This last one is a traditional piece from Azerbaijan called “Ay Giz.” Played in this style, it’s particularly fabulous.

Enjoy.

Please listen if you have 20 minutes. Listen deeply and carefully.

Recorded live and outdoors at Niavaran Palace in Tehran, Iran 2003.

Hossein Alizadeh & Djivan Gasparyan – Endless Vision. Persian And Armenian Songs

Birds – Composed By, Arranged By — Hossein Alizahdeh
Lyrics By [Poem] — M. Azad

Live recording of 2 world-renown artists, Hossein Alizadeh from Iran and Djivan Gasparyan from Armenia, recorded outdoors in Tehran on September 4-6, 2003 before an audience of 12,000. They were accompanied by Vazgen Markaryan (bass duduk), Afsaneh Rasaee (vocal), Hoorshid Biabani (vocal), Armen Ghazaryan (duduk), Ali Boustan (shurangiz), Mohammadreza Ebrahimi (ud), Ali Samadpour (dammam, udu, vocal) and Behzad Mirzaee (daf, tombak).

Duduk — Armen Ghazaryan
Duduk [Bass Duduk] — Vazgen Markaryan
Duduk [Double Reed Woodwind], Vocals — Djivan Gasparyan
Ensemble — Hamavayan Ensemble
Executive Producer — Isabel Soffer
Lute [Shurangiz - New Iranian Lute] — Hossein Alizahdeh
Producer, Liner Notes — Hossein Alizahdeh
Translated By — Geneviève Bégou, Zara Houshmand

 

I can’t help my self… she blows me away.

“My mother always closes her bedroom drapes tight

before going to bed at night.


I open mine as wide as possible.

I like to see everything, I say.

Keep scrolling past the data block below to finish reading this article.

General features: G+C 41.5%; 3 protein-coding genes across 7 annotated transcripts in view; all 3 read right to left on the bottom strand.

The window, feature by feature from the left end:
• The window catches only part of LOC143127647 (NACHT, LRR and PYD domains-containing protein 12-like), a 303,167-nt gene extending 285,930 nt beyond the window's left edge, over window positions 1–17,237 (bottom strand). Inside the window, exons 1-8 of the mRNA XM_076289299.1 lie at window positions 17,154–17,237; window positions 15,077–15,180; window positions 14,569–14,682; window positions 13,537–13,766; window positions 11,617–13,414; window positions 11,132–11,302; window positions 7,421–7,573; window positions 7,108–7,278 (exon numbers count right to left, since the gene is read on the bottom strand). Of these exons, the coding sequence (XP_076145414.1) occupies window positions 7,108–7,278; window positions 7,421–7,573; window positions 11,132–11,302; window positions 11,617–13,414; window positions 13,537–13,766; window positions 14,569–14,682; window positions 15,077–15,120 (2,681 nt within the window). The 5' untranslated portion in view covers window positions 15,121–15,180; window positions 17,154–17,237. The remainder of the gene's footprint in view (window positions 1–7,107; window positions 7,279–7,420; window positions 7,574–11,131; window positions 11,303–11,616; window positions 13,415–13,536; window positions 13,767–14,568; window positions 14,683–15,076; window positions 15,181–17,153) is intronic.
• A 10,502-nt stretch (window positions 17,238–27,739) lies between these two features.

What’s there to see?

Moon. Air. Sunrise.

All that light on your face in the morning. Wakes you up.

I like to wake up.”

Anne Carson

I recently started reading “Birds Without Wings” by Louis de Bernières after a stint of fantasy novels which I’m embarrassed to even mention, but do so anyway just for the contrast, so that you understand how good it feels to come back to such exquisite writing. After this fantasy stint I was feeling desperate to read poetic prose to pull me back into my little sentimental world that books like “Written on the Body” and “Unbearable Lightness of Being” have created. I found “Birds Without Wings” because I loved “Corelli’s Mandolin,” which was written by the same author and was the perfect combination of history and fiction, poetry and prose. I picked up this book and immediately fell in love, so I include some of my favorite passages so far, and recommend this book to you if you agree with my taste in the writings that I’ve posted in this blog.